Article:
• Those thought to have been born through the intervention of the Tro (Dorfleviwo’’(those used to buy the womb) and thus incur a lifetime obligation of servitude to the tro;
  • Those allegedly called by the tro to serve as priest and priestesses of the shrine (Tronua);
  • Those who were forced to become Trokosi to repay the Tro because their family supposedly benefited from it.
  • Those Trokosi who are sent by families, often against the will of the girl involved, out of fear that if they do not do so, further calamities may afflict them through the anger of the shrine deities. This last group consists of those virgins who are sent into servitude at the shrines of the Troxovi due to crimes allegedly committed by their senior or elder family members, almost always males like fathers, grandfathers, and uncles. The trokosi is sort of a "living sacrifice," who by her suffering is thought to save the family from trouble.

Opponents of the practice claim that all except those who joined of their own volition are virtually slaves in every normal sense of the word.

NGO's point out that practices in traditional shrines vary, but trokosi are usually denied education, suffer a life of hardship, and are a lonely lot, stigmatized by society.[42]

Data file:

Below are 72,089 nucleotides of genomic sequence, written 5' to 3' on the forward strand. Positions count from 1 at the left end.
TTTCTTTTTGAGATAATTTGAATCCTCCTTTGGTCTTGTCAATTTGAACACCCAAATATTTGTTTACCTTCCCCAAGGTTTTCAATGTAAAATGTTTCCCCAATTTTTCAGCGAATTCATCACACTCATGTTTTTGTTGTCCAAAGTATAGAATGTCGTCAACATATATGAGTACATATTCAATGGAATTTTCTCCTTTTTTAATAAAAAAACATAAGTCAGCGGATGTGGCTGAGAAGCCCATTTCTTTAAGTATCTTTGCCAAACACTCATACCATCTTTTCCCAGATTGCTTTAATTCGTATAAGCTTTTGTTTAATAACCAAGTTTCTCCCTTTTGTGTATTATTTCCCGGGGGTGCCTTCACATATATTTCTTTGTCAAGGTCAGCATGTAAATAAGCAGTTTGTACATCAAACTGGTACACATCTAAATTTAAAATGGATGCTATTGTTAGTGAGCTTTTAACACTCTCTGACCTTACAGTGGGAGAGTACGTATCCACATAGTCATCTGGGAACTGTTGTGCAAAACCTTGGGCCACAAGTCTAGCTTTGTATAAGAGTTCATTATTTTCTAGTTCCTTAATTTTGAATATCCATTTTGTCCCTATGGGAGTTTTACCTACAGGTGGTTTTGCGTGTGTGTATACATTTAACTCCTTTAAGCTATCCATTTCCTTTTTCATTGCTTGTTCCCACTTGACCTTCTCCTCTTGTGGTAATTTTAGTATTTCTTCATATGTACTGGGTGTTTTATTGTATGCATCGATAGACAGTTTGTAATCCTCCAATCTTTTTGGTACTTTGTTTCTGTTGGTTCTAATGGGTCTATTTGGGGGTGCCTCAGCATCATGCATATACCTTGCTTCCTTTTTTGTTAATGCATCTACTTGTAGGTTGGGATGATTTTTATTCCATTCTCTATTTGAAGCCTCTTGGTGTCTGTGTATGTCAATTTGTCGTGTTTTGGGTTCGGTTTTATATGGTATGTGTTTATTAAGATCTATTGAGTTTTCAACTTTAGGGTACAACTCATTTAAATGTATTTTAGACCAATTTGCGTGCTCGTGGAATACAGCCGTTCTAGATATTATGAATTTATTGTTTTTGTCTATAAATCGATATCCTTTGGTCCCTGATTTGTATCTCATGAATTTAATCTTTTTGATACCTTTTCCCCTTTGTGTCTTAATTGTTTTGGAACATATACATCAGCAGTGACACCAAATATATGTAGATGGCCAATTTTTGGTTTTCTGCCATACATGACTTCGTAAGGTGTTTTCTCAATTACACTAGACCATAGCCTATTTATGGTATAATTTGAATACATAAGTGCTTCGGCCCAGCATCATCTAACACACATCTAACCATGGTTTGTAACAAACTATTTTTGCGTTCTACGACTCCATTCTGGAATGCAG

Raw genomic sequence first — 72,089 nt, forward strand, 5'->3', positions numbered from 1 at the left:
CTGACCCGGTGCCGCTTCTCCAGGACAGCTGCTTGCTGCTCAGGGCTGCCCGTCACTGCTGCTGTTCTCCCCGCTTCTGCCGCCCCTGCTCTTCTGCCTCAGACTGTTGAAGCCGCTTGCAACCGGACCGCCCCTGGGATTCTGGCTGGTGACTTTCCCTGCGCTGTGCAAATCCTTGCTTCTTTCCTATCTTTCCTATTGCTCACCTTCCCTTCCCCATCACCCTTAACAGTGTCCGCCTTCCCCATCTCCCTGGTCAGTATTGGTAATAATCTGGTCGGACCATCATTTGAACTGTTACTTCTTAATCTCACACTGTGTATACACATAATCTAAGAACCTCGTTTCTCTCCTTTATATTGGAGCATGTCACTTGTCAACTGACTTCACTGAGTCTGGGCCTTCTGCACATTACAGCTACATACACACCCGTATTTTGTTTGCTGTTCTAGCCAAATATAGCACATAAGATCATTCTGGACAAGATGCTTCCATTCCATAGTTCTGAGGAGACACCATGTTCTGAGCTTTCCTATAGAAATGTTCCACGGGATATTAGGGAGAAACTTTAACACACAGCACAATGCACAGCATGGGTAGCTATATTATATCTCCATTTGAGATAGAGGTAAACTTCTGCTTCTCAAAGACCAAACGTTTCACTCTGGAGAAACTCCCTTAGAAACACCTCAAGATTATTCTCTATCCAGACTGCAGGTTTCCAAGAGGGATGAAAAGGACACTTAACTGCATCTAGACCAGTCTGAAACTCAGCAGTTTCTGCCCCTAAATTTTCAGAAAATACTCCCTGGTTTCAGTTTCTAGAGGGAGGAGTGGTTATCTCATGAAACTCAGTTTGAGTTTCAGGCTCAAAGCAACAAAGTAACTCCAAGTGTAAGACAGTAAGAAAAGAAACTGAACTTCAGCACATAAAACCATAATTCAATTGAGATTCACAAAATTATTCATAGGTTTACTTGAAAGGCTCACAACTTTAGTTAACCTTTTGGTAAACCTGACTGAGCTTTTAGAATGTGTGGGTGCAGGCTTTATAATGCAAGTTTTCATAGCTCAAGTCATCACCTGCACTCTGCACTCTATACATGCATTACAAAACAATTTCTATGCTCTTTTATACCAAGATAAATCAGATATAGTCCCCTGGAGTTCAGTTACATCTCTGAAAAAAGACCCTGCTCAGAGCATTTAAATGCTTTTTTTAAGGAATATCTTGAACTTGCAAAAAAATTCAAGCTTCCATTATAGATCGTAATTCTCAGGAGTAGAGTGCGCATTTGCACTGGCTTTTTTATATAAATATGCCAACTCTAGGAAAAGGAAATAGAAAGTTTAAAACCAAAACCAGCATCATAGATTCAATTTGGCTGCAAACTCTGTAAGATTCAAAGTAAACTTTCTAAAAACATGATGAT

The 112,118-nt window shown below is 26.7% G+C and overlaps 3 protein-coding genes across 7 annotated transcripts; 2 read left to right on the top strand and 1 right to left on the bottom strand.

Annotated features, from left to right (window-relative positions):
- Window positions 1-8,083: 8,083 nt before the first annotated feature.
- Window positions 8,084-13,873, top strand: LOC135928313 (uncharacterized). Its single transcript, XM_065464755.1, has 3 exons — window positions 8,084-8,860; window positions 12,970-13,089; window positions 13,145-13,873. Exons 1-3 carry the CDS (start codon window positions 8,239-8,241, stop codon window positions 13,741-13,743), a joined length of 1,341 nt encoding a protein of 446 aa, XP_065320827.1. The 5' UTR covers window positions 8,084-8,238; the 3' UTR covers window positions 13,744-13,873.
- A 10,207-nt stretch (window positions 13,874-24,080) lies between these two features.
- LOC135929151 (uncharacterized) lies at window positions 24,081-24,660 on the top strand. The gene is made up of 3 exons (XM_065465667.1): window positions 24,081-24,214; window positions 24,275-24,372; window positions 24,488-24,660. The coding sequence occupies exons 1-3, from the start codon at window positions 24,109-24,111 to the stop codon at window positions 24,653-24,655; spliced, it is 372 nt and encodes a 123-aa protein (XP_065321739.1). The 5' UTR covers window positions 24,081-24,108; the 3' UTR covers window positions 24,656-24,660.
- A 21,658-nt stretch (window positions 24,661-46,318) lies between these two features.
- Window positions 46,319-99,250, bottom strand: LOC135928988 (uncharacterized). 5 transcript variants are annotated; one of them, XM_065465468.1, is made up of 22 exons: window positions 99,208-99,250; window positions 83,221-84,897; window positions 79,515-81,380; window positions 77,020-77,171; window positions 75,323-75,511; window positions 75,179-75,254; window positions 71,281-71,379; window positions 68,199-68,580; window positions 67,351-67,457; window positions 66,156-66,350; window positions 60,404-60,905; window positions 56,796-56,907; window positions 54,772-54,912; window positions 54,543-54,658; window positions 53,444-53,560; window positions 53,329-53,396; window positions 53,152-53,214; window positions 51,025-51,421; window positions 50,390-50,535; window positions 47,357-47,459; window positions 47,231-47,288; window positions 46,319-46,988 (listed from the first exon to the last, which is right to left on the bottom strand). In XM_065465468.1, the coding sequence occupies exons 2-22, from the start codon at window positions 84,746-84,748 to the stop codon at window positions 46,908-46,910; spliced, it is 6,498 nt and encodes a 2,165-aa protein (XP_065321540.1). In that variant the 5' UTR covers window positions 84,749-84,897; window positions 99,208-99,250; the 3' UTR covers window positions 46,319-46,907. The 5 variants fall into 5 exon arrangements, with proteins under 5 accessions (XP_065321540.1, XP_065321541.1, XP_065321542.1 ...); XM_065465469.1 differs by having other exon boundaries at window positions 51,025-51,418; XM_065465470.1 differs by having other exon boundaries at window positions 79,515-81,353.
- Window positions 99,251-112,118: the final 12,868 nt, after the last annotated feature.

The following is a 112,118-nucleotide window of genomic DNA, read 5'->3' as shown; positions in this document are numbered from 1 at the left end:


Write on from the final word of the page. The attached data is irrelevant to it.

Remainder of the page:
The period of servitude varies from a few months to life In some cases it involves payment of a heavy fine to the shrine, which can require many years of hard labor or even a lifetime of service to pay. In shrines where the period of servitude is limited, after a ritual and sometimes after months or years in the shrine, the Trokosi returns to her family, but her life is still controlled by the shrine for the rest of her life. Supporters of the practice claim that in the vast majority of cases, there is no particular stigma attached to one's status as a former Trokosi shrine participant. NGOs working to rehabilitate former trokosi say that the social stigma is immense and that it is the most enduring and difficult aspect of the practice.[43]